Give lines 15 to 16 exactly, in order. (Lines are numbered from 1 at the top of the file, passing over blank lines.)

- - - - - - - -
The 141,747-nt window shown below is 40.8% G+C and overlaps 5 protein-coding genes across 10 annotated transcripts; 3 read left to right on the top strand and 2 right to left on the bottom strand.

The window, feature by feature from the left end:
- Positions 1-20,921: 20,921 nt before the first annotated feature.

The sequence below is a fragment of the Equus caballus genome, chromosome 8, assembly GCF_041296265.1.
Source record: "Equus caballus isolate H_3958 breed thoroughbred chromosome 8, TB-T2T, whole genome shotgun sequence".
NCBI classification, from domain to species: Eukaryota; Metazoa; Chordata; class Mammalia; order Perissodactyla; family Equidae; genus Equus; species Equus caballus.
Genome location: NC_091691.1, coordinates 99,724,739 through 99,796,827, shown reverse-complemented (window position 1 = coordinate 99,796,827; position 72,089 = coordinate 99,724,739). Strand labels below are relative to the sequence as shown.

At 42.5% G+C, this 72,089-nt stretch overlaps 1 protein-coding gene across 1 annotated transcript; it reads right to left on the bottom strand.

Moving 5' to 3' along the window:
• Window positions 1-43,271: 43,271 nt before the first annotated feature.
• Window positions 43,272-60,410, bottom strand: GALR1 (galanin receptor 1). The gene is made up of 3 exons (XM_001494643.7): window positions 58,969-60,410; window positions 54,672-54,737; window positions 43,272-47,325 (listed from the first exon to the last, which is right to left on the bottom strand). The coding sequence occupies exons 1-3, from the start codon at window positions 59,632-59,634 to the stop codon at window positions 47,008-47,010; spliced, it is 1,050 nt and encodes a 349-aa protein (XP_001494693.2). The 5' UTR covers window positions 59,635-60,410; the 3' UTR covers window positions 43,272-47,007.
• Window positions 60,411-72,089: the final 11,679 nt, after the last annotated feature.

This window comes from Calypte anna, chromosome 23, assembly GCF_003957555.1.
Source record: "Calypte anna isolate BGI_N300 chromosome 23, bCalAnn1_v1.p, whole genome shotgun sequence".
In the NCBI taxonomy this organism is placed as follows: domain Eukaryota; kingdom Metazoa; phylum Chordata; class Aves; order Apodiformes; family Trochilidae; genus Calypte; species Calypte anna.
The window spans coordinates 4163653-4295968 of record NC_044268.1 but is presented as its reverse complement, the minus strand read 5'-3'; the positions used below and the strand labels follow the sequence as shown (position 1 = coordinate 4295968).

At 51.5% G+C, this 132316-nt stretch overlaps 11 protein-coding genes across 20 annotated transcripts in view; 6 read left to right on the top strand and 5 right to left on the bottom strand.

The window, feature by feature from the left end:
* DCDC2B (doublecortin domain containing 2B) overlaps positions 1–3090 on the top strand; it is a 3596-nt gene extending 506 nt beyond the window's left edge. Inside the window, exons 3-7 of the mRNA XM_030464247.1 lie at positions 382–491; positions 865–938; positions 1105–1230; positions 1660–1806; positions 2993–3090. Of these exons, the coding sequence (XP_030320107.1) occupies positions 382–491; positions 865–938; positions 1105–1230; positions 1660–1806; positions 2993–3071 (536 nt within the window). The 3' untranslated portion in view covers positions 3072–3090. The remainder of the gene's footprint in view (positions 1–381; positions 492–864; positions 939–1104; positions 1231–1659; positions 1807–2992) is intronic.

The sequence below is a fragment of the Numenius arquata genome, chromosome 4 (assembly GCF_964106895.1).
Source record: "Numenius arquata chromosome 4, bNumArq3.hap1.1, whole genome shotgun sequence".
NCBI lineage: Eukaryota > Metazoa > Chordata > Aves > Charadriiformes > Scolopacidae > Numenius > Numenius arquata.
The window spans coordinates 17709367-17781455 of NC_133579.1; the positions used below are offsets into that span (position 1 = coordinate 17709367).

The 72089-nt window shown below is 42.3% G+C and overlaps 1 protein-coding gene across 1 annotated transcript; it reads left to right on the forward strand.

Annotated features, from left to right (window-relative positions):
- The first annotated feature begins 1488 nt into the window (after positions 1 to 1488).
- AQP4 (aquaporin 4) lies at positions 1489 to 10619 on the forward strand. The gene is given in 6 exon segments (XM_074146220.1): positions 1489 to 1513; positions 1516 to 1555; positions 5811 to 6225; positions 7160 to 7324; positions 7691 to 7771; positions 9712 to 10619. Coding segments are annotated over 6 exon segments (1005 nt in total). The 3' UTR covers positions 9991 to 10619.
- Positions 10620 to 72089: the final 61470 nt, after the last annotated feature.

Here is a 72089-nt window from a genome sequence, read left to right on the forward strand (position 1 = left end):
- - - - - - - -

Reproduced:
In the NCBI taxonomy this organism is placed as follows: domain Eukaryota; kingdom Metazoa; phylum Chordata; class Aves; order Apodiformes; family Trochilidae; genus Calypte; species Calypte anna.
The window spans coordinates 4163653-4295968 of record NC_044268.1 but is presented as its reverse complement, the minus strand read 5'-3'; the positions used below and the strand labels follow the sequence as shown (position 1 = coordinate 4295968).